Stochastic screening
Printing process that uses the variations of spacing of tiny dots of uniform size and density to render tones.

Substrate
The base material that images will be printed onto, for example paper or card.

Web printing
The use of rolls (or 'webs') of paper supplied to the printing press in a continuous form. Generally used for runs in excess of five or ten thousand impressions. Typical examples of web printing include newspapers, newspaper inserts/ads, magazines, direct mail, catalogues and books.

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Graphic design jargon buster

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Graphic Design Leamington Spa

Here at Public we make sure we explain everything to you in layman's terms. But have you ever heard a graphic designer or graphic design agency use a term and wondered what on earth they're on about? This little glossary might help bust that jargon...

Author's corrections
Corrections made by the author on proofs, that alter the original copy. The cost of making such alterations is charged for.

Bitmapped image
Image represented by an array of picture elements, each of which is encoded as a single binary element.

Blank dummy
Mock-up consisting of the substrate and cover material required for a printed document (e.g. a paper brochure).

CMYK
Abbreviation for cyan, magenta, yellow and black process colours.

Encapsulated PostScript file (EPS)
Type of image file conforming to Adobe standards.

File Transfer Protocol (FTP)
A simple way to log in to another internet location in order to retrieve or send files.

Gradation
Staged change in tones from highlight to shadow.

Joint Photographic Experts Group (JPEG)
A commonly used method of compression for digital images. The degree of compression can be adjusted.

Line art
Image that has no tonal gradation.

Pantone
Pantone is one of the most widely used colour matching systems in commercial printing.

Portable Document Format (PDF)
File format used for the exchange of documents and defined in the Adobe portable document format.

Point size
Typographic unit of linear measurement.

RGB
Abbreviation for red, green and blue, the colours that combine on a digital display to make an image.

Tag Image File Format (TIFF)
Format for exchanging raster-based data.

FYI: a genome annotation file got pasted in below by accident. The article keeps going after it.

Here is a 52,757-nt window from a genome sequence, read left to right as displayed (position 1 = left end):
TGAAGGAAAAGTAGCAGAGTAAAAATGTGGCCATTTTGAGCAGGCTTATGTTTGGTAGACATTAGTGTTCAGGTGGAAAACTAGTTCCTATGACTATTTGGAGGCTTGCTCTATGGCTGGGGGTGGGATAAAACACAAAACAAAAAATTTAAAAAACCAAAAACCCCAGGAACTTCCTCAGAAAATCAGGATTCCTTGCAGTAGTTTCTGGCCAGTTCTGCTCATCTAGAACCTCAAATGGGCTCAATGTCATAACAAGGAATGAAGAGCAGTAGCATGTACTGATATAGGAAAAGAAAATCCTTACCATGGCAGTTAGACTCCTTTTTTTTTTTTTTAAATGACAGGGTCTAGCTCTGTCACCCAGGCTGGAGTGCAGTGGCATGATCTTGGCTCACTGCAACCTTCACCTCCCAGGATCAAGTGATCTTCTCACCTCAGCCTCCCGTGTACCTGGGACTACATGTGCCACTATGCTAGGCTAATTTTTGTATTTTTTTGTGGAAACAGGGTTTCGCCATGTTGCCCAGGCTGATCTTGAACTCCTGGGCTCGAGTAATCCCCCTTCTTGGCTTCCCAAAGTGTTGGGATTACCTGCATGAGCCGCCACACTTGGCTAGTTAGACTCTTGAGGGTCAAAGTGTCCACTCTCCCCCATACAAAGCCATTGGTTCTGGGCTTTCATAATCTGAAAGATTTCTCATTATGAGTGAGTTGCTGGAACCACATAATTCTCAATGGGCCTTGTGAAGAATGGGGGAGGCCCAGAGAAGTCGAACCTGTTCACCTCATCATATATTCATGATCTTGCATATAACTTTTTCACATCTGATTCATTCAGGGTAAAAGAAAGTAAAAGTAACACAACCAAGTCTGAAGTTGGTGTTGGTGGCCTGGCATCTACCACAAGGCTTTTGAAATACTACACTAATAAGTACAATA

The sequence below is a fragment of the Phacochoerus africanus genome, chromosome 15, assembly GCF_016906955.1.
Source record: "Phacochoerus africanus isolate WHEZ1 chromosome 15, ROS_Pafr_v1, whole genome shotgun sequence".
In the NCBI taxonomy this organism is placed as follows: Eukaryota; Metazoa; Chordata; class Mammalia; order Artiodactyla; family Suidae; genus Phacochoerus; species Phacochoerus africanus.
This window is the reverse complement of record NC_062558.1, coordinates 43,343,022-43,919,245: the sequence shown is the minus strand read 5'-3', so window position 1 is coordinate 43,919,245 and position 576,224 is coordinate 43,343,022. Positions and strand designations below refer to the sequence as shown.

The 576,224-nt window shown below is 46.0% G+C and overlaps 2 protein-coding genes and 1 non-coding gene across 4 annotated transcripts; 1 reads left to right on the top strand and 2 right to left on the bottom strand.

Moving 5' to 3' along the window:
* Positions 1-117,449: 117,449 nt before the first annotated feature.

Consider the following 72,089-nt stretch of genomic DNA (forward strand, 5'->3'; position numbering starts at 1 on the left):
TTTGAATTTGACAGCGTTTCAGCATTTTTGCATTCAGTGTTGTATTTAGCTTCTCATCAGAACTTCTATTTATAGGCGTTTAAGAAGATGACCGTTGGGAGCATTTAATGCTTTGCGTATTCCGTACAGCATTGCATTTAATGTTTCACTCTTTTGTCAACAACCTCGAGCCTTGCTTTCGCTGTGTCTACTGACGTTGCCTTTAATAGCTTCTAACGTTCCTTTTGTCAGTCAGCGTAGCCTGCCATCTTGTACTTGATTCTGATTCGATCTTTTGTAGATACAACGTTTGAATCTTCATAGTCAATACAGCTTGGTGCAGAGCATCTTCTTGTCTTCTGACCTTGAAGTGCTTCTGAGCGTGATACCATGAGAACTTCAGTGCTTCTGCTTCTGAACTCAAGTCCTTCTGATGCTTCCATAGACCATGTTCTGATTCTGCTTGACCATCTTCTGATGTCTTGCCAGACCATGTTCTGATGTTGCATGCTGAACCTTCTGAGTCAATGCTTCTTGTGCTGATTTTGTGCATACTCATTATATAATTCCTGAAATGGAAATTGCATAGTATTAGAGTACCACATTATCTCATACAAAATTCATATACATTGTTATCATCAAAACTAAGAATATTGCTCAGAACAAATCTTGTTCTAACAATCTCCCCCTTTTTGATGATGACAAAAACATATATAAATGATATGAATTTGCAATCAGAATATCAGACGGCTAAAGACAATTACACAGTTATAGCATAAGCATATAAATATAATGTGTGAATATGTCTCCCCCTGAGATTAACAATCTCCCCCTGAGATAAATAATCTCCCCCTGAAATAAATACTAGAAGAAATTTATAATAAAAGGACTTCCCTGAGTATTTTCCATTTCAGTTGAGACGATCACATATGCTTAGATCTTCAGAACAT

Tone
Degree of lightness or darkness in any given area of an image.

Tone value
Percentage of the surface occupied by the image area.

Typography
Process of designing, specifying, composing, printing or otherwise working with typefaces by means of analogue and/or digital techniques.

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6 rules for writing advertising copy – by George Orwell

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Copywriting Leamington Spa

George Orwell, author of ground-breaking works such as Nineteen Eighty-four and Animal Farm, started his career as an advertising copywriter.

He used this experience to create a few simple writing rules, which we can still use today to ensure our writing is clear, direct and effective. His rules apply whether we're writing a blog post, web page, magazine article, news story, advert or mailout.

1. Try not to use metaphors, similes or other figures of speech
DON'T SAY: Cutting-edge web designers
SAY: Leading designers / the kind of designers that others follow / the industry's most original designers

2. Never use a long word where a short one will do
DON'T SAY: Expeditive, accommodating or monumental
SAY: Quick, helpful or large

3. If it's possible to cut a word out, do so
DON'T SAY: J.K. Rowling, Bloomsbury's most lucrative writer, is now exploring themes of great importance - crime, suicide - in her first novel as Robert Galbraith, “The Cuckoo's Calling”.
SAY: J.K. Rowling explores crime and suicide in her first Robert Galbraith novel “The Cuckoo's Calling”.

4. Never use the passive where you can use the active
DON'T SAY: It was understood by the team that Peter's visit was a great success
SAY: The team understood that Peter's visit was a great success

5. Never use a foreign phrase, a scientific word or a jargon word if you can think of an everyday English equivalent
DON'T SAY: In the spirit of carpe diem, the design team blue-skied proposals on the aortic behaviour of cupid's arrow
SAY: The designers took the opportunity to think creatively about love